Bellew too is not above lowering the tone. He was one of the few pros to back up Tyson Fury’s homophobia and is prone to bizarre Twitter rants about killing peadophiles. His in-ring career has wavered between the spectacular and the tedious. He currently holds the WBC Cruiserweight belt, knocking out Ilunga Makumba spectacularly last year, though that fight is the only action he’s seen against another top 20 fighter from the division. He rarely fights outside of Liverpool and his only meaningful contests have come at light heavy against Adonis Stevenson (who destroyed him in six rounds) and two fights with Nathan Cleverly, the second of which memorable only for the total lack of action over twelve rounds.
Bellew managed to add power when he made the move up from light heavyweight to cruiser, and will need to do so again to trouble Haye. He has sparred with Haye in the past and will know what the Londoner has in store for him should he get caught. If he wins, it is unlikely that he’ll stay at heavyweight and will return to his more natural level and if he loses, he has expanded his profile immensely.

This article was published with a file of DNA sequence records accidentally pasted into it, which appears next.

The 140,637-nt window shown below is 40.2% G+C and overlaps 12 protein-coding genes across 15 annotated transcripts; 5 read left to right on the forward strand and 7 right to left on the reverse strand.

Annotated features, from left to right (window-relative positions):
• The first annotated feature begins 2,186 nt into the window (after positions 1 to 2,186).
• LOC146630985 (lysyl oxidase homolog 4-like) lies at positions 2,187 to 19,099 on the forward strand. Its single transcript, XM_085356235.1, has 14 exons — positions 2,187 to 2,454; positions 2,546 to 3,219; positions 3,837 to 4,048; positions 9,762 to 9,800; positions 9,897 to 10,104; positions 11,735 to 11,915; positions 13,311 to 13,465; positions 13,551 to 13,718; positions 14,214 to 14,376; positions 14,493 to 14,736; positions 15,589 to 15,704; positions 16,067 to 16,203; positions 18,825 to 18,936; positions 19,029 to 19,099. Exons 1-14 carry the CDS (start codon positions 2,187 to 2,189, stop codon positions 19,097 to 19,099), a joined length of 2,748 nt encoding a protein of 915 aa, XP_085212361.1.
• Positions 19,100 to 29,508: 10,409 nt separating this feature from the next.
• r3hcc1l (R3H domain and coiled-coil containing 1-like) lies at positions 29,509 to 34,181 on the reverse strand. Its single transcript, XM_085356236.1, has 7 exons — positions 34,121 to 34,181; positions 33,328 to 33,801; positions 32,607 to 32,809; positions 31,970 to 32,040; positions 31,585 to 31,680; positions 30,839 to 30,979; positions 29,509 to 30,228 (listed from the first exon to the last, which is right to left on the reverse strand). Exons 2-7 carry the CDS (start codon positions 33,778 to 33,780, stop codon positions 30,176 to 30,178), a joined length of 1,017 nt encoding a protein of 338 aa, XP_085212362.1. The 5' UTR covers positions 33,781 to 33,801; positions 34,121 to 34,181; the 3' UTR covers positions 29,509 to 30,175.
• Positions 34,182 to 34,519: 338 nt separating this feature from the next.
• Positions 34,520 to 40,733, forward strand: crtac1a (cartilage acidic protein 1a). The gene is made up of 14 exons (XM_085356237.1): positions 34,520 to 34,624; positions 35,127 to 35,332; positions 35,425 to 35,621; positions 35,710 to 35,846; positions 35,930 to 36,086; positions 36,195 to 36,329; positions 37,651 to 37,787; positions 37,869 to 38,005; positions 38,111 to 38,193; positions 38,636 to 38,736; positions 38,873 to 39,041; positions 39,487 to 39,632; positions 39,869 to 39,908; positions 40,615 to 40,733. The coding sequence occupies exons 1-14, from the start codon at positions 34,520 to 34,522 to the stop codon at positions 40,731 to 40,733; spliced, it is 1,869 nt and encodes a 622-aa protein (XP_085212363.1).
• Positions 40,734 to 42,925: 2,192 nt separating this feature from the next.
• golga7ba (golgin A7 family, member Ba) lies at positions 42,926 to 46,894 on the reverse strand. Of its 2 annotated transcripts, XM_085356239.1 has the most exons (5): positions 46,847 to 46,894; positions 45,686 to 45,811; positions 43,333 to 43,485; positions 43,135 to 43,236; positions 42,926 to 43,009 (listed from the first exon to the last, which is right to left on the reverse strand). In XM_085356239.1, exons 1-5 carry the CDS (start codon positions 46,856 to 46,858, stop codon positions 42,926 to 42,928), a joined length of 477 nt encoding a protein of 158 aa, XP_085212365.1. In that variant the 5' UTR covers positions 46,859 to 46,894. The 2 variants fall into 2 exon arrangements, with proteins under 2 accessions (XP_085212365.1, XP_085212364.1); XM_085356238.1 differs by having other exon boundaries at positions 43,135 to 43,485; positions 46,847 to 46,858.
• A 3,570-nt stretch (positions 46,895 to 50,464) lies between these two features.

Haye, on the other hand, is lacking in options. He was a legitimately good fighter, but with the emphasis on was. His last proper fight was five years ago and is now 35. Lose here and it must be the end of the road. Win and the chances of a final payday against Joshua or Fury are suddenly a lot more realistic. If he can produce anything like his form of the late 2010s then he’ll win easily. The bookies have Haye within 6 rounds, at which point we can all stop encouraging them and go back to watching a sport rather than a soap opera.
We won’t though. In truth, nobody will tune in for a boxing match. When Haye says that he’ll cave Bellew’s skull in, that he’ll put him in the hospital, it is because he knows that is what the British public want to see. The o2 Arena is sold out and the PPV buys will be huge. Boxing fans in the UK—myself included—want blood, guts and knockouts and the chances are that we’ll get all three on Saturday night. Like I said: we get the fights we deserve.